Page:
Minority students across America face harsher discipline, have less access to rigorous high school curricula, and are more often taught by lower-paid and less experienced teachers, according to the U.S. Department of Education’s Office for Civil Rights (OCR).
In an event at Howard University attended by civil rights and education reform groups, federal education officials today released new data from a national survey of more than 72,000 schools serving 85% of the nation’s students. The self-reported data, Part II of the 2009-10 Civil Rights Data Collection (CRDC), covers a range of issues including college and career readiness, discipline, school finance, and student retention.
Education Secretary Arne Duncan said the CRDC findings are a wake-up call to educators at every level and issued a broad challenge to work together to address educational inequities.
“The power of the data is not only in the numbers themselves, but in the impact it can have when married with the courage and the will to change. The undeniable truth is that the everyday educational experience for many students of color violates the principle of equity at the heart of the American promise. It is our collective duty to change that,” Duncan said.
Among the key findings are:
African-American students, particularly males, are far more likely to be suspended or expelled from school than their peers. Black students make up 18% of the students in the CRDC sample, but 35% of the students suspended once, and 39% of the students expelled.
•Students learning English (ELL) were 6% of the CRDC high school enrollment, but made up 12% of students retained.
•Only 29% of high-minority high schools offered Calculus, compared to 55% of schools with the lowest black and Hispanic enrollment.
•Teachers in high-minority schools were paid $2,251 less per year than their colleagues in teaching in low-minority schools in the same district.
Assistant Secretary for Civil Rights Russlynn Ali said that for the first time, this survey includes detailed discipline data, including in-school suspensions, referrals to law enforcement, and school-related arrests.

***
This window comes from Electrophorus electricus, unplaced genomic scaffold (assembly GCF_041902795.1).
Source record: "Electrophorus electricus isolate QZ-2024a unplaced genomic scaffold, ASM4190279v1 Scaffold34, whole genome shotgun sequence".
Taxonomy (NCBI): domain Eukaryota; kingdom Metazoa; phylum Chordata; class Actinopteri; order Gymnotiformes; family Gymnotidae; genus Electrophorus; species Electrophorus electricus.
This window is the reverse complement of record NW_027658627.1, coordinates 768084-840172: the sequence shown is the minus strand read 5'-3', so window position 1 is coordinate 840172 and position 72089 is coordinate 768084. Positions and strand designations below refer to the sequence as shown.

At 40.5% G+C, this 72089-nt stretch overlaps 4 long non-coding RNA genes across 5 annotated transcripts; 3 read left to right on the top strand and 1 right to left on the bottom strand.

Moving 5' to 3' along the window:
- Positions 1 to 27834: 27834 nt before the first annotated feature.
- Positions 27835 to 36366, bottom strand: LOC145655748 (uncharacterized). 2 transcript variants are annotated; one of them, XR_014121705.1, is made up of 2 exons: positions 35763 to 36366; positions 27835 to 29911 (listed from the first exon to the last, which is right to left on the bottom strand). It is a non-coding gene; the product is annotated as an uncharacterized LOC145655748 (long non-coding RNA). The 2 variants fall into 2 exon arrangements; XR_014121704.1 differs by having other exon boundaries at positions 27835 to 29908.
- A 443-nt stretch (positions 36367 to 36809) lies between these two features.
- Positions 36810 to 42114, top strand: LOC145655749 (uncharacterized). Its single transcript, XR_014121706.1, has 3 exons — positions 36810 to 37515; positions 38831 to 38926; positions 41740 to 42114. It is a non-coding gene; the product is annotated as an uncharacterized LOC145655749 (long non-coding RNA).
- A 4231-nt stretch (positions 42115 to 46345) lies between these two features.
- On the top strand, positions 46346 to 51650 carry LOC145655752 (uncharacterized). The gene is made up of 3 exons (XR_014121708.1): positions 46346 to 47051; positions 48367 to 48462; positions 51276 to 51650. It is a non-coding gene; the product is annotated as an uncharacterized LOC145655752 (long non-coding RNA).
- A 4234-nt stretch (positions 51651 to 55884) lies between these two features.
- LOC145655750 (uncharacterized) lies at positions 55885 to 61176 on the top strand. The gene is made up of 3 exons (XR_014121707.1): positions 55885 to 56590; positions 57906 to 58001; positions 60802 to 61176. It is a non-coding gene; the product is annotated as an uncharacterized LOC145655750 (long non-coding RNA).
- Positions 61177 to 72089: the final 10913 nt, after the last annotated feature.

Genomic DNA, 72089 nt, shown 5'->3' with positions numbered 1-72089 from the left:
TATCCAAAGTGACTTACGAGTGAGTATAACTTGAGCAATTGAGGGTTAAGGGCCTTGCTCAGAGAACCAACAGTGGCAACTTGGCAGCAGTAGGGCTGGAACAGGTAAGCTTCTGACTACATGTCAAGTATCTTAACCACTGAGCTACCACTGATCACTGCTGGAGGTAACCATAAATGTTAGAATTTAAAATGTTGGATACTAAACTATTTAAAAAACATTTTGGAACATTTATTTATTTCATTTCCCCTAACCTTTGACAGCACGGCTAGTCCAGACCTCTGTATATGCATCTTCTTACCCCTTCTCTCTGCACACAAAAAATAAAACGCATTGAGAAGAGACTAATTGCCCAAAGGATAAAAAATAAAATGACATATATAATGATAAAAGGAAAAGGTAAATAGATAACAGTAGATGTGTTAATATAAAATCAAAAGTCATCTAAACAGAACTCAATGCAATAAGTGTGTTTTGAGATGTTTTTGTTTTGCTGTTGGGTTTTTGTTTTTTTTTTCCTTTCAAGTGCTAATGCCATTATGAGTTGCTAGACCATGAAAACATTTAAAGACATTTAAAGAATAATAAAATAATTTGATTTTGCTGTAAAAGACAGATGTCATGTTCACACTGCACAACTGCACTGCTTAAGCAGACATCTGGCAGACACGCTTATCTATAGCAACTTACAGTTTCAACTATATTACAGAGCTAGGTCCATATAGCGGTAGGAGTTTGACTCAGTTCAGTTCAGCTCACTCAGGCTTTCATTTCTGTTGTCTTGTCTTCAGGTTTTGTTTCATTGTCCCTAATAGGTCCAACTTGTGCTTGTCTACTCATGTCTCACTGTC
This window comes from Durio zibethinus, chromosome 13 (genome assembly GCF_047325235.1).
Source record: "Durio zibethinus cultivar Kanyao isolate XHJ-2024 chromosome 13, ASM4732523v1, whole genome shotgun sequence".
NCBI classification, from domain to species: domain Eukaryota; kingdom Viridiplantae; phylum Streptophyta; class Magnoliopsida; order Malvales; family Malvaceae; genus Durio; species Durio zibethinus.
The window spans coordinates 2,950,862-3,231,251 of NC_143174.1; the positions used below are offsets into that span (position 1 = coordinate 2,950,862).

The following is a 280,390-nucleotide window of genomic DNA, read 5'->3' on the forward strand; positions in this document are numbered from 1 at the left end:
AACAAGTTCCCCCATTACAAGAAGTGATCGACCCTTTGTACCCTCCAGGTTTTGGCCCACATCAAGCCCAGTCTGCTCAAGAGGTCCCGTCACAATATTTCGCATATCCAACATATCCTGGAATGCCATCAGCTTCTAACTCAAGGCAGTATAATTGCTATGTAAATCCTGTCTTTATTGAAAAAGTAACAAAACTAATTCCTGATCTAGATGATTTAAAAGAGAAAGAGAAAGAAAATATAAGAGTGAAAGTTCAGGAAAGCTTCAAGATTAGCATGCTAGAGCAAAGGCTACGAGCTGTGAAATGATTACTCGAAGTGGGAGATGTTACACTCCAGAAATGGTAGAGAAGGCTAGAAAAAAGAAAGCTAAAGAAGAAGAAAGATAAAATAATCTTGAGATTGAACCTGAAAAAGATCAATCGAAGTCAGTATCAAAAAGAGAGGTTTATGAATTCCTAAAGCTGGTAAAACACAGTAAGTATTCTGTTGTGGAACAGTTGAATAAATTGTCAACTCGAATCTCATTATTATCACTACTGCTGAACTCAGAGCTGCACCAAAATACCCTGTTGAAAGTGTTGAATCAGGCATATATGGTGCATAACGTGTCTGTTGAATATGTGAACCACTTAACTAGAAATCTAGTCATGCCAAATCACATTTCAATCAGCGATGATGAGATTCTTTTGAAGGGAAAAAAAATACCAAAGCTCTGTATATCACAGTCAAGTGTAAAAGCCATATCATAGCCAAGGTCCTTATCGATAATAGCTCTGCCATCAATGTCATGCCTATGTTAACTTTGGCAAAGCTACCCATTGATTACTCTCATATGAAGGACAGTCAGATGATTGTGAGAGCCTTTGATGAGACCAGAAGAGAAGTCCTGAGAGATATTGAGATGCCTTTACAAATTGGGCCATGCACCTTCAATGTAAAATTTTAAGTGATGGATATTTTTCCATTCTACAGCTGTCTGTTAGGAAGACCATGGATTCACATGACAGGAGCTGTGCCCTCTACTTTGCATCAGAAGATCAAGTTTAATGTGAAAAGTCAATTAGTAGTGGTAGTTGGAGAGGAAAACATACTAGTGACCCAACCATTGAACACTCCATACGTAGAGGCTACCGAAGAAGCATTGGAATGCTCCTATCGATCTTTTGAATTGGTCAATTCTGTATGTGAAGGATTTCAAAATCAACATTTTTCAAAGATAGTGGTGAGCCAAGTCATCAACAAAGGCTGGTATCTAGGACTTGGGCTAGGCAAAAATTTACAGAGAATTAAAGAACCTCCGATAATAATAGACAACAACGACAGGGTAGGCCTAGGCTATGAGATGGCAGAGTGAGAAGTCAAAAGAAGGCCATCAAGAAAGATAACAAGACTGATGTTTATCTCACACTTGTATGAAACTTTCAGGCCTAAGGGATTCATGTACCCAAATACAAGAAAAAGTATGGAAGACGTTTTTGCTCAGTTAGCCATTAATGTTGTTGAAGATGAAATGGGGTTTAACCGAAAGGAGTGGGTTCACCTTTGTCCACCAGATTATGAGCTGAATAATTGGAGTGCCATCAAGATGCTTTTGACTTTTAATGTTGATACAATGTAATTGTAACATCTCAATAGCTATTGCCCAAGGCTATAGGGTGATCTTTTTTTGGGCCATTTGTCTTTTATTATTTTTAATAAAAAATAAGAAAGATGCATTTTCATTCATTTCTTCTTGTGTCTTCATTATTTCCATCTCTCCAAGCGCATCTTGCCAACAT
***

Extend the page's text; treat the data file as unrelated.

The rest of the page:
“These new data categories are a powerful tool to aid schools and districts in crafting policy, and can unleash the power of research to advance reform in schools,” Ali said.
The CRDC also provides a comparative picture of college and career readiness, school finance, teacher absenteeism, student harassment and bullying, student restraint and seclusion, and grade-level student retention.
State Superintendent of Public Instruction Tom Torlakson applauded efforts by the U.S. Department of Education’s Office of Civil Rights (OCR) to shed light on the problem of excessive use of suspension and expulsion of students as a disciplinary tool in the nation’s schools.
“Collecting this data helps us start crucial conversations at the local school level to ensure disciplinary practices are carried out fairly and equitably,” said Torlakson. “I encourage all local educational agencies to continue to collect and analyze their suspension and expulsion data to determine whether their current practices are meeting the needs of their students, keeping in mind that the objective is to keep as many students as possible in a learning environment. We encourage all districts and sites to continue to seek behavioral interventions and options other than suspension and expulsion as a means of addressing student behavior.”
Under state law, suspending or expelling students is the responsibility of the local school district. California is in the process of collecting more detailed student level data when reporting suspension and expulsion reports, as part of the state’s conversion to the California Longitudinal Pupil Achievement Data System.
County and school district superintendents are required by state law every three years to develop Countywide Plans for Expelled Students and submit them to the State Superintendent of Public Instruction. These plans outline educational alternatives for expelled students, identify gaps in educational services to them, and develop strategies for filling those service gaps. The plan also identifies alternative placements for expelled pupils in community day school programs, but who fail to meet the terms and conditions of their rehabilitation plan, or who pose a danger to other students. The goals of the plan are to:
Ensure that expelled students have appropriate options, Decrease the dropout rate, Increase the graduation rate and
Close the achievement gap.
To view the OCR suspension and expulsion report, please visit New Data from U.S. Department of Education Highlights Educational Inequities Around Teacher Experience, Discipline and High School Rigor | U.S. Department of Education [http://www.ed.gov/news/press-releases/new-data-us-department-education-highlights-educational-inequities-around-teache] (Outside Source). For California’s suspension and expulsion report, please visit DataQuest. For California’s Countywide Plans for Expelled Students, please visit Countywide Plans for Expelled Students – Educational Options.